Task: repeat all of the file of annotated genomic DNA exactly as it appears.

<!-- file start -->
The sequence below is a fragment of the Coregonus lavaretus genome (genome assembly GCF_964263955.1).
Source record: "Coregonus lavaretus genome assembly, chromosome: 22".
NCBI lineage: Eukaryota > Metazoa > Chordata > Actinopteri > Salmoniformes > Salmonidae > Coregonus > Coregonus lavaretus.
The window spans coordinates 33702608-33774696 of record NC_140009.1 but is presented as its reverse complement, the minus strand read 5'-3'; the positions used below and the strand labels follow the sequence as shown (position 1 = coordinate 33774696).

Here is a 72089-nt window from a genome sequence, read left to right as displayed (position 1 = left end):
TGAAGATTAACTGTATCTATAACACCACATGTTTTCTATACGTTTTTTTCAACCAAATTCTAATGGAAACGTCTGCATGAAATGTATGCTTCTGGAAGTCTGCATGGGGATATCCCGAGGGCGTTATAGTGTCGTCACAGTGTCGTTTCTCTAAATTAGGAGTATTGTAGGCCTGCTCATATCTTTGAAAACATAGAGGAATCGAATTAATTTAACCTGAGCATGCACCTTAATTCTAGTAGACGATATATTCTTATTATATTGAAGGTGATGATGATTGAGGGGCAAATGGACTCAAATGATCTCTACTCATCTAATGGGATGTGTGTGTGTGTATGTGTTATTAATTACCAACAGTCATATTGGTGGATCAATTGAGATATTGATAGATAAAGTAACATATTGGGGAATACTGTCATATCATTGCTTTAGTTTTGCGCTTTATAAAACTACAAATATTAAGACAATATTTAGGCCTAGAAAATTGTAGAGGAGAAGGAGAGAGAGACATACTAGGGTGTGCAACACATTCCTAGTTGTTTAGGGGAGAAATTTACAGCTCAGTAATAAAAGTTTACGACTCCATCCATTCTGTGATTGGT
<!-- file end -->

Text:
The sequence below is a fragment of the Coregonus lavaretus genome (genome assembly GCF_964263955.1).
Source record: "Coregonus lavaretus genome assembly, chromosome: 22".
NCBI lineage: Eukaryota > Metazoa > Chordata > Actinopteri > Salmoniformes > Salmonidae > Coregonus > Coregonus lavaretus.
The window spans coordinates 33702608-33774696 of record NC_140009.1 but is presented as its reverse complement, the minus strand read 5'-3'; the positions used below and the strand labels follow the sequence as shown (position 1 = coordinate 33774696).

Here is a 72089-nt window from a genome sequence, read left to right as displayed (position 1 = left end):
TGAAGATTAACTGTATCTATAACACCACATGTTTTCTATACGTTTTTTTCAACCAAATTCTAATGGAAACGTCTGCATGAAATGTATGCTTCTGGAAGTCTGCATGGGGATATCCCGAGGGCGTTATAGTGTCGTCACAGTGTCGTTTCTCTAAATTAGGAGTATTGTAGGCCTGCTCATATCTTTGAAAACATAGAGGAATCGAATTAATTTAACCTGAGCATGCACCTTAATTCTAGTAGACGATATATTCTTATTATATTGAAGGTGATGATGATTGAGGGGCAAATGGACTCAAATGATCTCTACTCATCTAATGGGATGTGTGTGTGTGTATGTGTTATTAATTACCAACAGTCATATTGGTGGATCAATTGAGATATTGATAGATAAAGTAACATATTGGGGAATACTGTCATATCATTGCTTTAGTTTTGCGCTTTATAAAACTACAAATATTAAGACAATATTTAGGCCTAGAAAATTGTAGAGGAGAAGGAGAGAGAGACATACTAGGGTGTGCAACACATTCCTAGTTGTTTAGGGGAGAAATTTACAGCTCAGTAATAAAAGTTTACGACTCCATCCATTCTGTGATTGGT